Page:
Traditionally, the standard of evaluation an administrative law judge might use when determining the importance of an error was the question of intent. If the person committing the error had no intent to cause harm, the additional evidence provided to the law enforcement agency would likely remain inadmissible, but there would be no penalties to either the provider of the information or the law enforcement agency receiving it.
In fact, in not too ancient American history, the extra information would have been viewed as a bonus for the law enforcement agency and the discussion would have stopped there. However, in more recent cases, the court has placed a new set of restrictions and responsibilities on the law enforcement agency, possibly to the detriment of law enforcement. The best example of this new anti-law enforcement attitude is evidenced in Eric Lichtblau’s New York Times article “F. B. I.
Gained Unauthorized Access to E-Mail”. The article firmly places the blame for the mistake on the internet provider and yet expects the FBI to correct the mistake. “Marcia Hofmann, a lawyer for the privacy foundation, said the episode raised troubling questions about the technical and policy controls that the F. B. I. had in place to guard against civil liberties abuses. “How do we know what the F. B. I. does with all these documents when a problem like this comes up? ” Ms. Hofmann asked.
” (Lichtblau, 2008). The author likens the mistake to the FBI receiving a warrant to search one apartment and the landlord mistakenly giving them the keys to the whole building, but the problem with that analysis is that in this case, the FBI did not immediately know it had been given a master set of keys. Perhaps more appropriately would be to say that the FBI had permission to search a single book in the library and the librarian provided them with every book in the library.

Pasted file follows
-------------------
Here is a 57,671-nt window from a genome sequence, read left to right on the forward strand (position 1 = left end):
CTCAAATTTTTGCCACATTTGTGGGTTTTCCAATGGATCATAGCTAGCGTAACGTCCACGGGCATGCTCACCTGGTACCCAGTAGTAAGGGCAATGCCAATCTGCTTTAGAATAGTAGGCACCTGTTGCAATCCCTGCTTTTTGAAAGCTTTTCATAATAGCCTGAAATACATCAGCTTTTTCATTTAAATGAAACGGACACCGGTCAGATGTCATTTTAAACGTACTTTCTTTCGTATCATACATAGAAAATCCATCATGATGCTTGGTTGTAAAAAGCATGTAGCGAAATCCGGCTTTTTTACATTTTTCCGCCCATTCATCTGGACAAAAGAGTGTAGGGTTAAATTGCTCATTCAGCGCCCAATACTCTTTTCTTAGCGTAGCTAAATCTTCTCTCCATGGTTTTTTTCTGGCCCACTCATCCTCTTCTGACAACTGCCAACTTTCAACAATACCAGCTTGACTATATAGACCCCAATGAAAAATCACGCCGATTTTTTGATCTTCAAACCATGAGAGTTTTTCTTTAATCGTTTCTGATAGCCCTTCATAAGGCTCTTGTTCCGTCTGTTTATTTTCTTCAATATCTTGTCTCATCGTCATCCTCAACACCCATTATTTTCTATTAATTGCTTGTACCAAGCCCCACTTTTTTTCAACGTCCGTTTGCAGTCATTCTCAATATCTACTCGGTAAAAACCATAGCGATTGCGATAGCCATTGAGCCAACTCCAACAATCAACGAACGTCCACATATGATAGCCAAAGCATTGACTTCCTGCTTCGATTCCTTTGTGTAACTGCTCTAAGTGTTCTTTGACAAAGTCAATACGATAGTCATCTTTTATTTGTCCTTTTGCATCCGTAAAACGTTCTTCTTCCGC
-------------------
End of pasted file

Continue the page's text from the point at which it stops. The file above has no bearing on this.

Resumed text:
Somehow, privacy activists are claiming that the FBI must have a policy in place to prevent the mistake in the first place and clean it up when it does happen. Hofmann specifically questions how the FBI was disposing of the documents and there is a legitimate question there; however, the article misses the point and creates an administrative law nightmare for the bureau and subsequently for all law enforcement agencies. By implying that the FBI is somehow responsible for the manner in which other comply with search warrants, the newspaper article is promoting a significant shift in the administration of the law.
Instead of simply asking law enforcement to be able to investigate crime and enforce that aspect of the law, we are asking them to act as administrators of the law as well. Though the title law enforcement does imply that they should be responsible for the administration of court orders including warrants, this new approach seems to blur the line between the court and the investigating agency, making it that much more difficult for the investigators to do their jobs.
In the American tradition, with common law as its backing, law enforcement traditionally has served to enforce the compliance with administrative orders (like search warrants) only when the person responding to the warrant has refused to comply with the court’s orders. Now, with issues like the one discussed in this article, it appears that the focus may be changing and law enforcement may be charged with determining how well the respondent complies with the warrant as well.
Though this initially will mean more work for the agency, as in this example, the FBI would need to ascertain that it received only the information in the search warrant, this could spell problems for civil rights down the road. If the law enforcement agency is now defining the degree of compliance with a search warrant, it is completely plausible that a future agency could demand more information than the warrant initially authorized and with the right judge, could justify whatever actions they took to get the information.
The erosion of individual rights begins when we move away from judicial review of search warrant compliance and place it in the hands of law enforcement. Works Cited Lichtblau, Eric. “F. B. I. Gained Unauthorized Access to E-Mail”, New York Times, February 18, 2008. Available at: http://www. nytimes. com/2008/02/17/washington/17fisa. html? ex=1203829200&en=58b05e0425027b1b&ei=5123&partner=BREITBART, Accessed march 5, 2008.